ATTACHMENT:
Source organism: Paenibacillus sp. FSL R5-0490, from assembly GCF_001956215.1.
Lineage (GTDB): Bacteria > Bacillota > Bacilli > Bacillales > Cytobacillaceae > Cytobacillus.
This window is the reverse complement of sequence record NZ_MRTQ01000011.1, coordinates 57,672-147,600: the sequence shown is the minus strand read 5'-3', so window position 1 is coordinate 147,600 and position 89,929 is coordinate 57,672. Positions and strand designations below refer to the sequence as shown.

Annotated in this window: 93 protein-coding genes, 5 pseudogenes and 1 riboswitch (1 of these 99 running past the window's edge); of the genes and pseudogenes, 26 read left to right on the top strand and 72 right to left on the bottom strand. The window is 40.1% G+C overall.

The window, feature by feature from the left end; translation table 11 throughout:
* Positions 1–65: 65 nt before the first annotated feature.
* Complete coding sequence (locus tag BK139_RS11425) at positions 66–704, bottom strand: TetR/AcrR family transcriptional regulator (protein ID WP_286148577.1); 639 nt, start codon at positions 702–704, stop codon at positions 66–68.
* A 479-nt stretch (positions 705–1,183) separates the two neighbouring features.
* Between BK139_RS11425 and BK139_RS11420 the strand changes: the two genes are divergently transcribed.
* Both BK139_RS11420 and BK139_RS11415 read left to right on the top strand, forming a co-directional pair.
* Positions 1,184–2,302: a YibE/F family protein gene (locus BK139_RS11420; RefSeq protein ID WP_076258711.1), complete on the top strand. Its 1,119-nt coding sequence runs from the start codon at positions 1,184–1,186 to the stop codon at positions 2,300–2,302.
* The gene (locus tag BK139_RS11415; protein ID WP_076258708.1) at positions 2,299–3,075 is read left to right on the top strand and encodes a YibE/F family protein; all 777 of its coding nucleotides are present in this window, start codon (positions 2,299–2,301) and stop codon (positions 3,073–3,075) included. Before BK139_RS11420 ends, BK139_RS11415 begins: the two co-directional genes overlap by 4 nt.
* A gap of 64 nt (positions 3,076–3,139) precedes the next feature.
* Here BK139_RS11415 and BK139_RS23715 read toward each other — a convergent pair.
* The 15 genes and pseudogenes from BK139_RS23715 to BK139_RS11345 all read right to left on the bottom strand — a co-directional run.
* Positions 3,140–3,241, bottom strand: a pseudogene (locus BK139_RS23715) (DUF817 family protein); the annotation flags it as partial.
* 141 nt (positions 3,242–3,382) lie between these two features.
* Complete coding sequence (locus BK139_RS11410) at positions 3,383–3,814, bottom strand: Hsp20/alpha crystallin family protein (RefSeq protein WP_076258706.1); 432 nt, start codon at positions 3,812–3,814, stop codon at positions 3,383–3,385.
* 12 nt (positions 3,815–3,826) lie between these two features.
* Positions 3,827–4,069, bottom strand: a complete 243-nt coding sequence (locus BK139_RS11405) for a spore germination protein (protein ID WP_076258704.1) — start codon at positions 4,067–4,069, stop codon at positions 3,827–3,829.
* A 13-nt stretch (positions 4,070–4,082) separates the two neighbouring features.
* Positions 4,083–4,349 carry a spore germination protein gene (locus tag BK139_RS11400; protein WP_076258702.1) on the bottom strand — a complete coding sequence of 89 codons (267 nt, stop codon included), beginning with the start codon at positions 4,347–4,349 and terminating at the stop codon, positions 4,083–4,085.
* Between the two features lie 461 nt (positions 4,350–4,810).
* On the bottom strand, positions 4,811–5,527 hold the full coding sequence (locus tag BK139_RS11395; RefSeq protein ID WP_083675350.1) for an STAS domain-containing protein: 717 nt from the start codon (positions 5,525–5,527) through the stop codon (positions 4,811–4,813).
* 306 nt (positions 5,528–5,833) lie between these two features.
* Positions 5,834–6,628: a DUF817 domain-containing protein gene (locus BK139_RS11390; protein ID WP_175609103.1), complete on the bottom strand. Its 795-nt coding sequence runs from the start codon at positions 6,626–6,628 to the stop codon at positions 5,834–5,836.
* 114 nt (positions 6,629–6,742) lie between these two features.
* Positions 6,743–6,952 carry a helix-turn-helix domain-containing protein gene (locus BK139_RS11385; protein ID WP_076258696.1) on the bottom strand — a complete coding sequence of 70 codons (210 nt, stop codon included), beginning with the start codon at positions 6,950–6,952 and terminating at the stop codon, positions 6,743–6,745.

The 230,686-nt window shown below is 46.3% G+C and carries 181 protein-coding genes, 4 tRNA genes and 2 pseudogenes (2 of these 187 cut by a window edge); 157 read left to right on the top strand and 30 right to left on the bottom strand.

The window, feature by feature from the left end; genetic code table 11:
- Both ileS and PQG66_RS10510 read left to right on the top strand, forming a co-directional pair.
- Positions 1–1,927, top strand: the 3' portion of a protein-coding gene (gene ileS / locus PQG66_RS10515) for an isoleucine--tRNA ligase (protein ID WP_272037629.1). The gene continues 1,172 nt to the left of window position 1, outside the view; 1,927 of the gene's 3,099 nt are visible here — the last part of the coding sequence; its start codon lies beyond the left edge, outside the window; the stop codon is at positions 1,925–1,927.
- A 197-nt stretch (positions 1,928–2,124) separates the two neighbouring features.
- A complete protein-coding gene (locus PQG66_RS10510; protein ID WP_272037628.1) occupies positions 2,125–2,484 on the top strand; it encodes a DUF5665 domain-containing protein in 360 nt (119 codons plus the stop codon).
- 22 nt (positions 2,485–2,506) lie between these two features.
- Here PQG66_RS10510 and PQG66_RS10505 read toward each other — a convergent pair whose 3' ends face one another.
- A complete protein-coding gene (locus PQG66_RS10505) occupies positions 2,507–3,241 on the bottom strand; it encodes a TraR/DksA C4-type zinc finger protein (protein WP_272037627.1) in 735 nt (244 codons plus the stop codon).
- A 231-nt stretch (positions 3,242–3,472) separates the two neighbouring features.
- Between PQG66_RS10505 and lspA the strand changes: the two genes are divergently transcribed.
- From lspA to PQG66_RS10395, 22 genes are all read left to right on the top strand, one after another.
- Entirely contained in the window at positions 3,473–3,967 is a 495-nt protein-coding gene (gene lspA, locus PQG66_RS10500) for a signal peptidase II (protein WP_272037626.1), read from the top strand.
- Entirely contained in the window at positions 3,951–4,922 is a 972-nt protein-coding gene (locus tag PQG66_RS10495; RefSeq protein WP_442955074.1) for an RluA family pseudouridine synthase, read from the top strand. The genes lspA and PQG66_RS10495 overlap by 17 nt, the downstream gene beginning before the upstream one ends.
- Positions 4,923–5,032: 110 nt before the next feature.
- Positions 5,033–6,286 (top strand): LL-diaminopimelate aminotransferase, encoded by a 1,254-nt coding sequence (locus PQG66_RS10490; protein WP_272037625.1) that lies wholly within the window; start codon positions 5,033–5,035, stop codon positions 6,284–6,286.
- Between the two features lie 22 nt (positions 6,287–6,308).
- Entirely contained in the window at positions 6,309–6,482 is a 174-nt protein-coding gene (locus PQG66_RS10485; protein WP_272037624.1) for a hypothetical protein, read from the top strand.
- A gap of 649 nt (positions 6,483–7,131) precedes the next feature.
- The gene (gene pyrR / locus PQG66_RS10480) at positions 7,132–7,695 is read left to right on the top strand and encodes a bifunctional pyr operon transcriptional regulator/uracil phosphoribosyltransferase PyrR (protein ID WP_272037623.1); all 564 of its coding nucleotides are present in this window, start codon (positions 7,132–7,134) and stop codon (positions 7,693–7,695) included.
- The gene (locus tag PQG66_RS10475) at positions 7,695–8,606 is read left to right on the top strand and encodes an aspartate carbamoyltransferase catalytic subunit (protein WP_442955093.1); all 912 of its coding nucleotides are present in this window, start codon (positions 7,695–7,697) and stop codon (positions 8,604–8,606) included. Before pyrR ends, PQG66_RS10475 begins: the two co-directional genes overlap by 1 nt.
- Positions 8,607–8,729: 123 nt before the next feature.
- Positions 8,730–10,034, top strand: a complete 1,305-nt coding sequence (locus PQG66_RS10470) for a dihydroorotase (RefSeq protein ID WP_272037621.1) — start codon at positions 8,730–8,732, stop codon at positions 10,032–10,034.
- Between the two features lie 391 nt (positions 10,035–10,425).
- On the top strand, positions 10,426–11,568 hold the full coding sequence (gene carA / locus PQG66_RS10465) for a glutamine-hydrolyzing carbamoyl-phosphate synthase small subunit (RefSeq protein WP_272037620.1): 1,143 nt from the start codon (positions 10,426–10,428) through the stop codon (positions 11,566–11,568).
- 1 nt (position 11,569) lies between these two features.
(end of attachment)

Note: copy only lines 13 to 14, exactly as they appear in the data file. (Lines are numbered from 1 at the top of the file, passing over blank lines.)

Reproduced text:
* A gap of 64 nt (positions 3,076–3,139) precedes the next feature.
* Here BK139_RS11415 and BK139_RS23715 read toward each other — a convergent pair.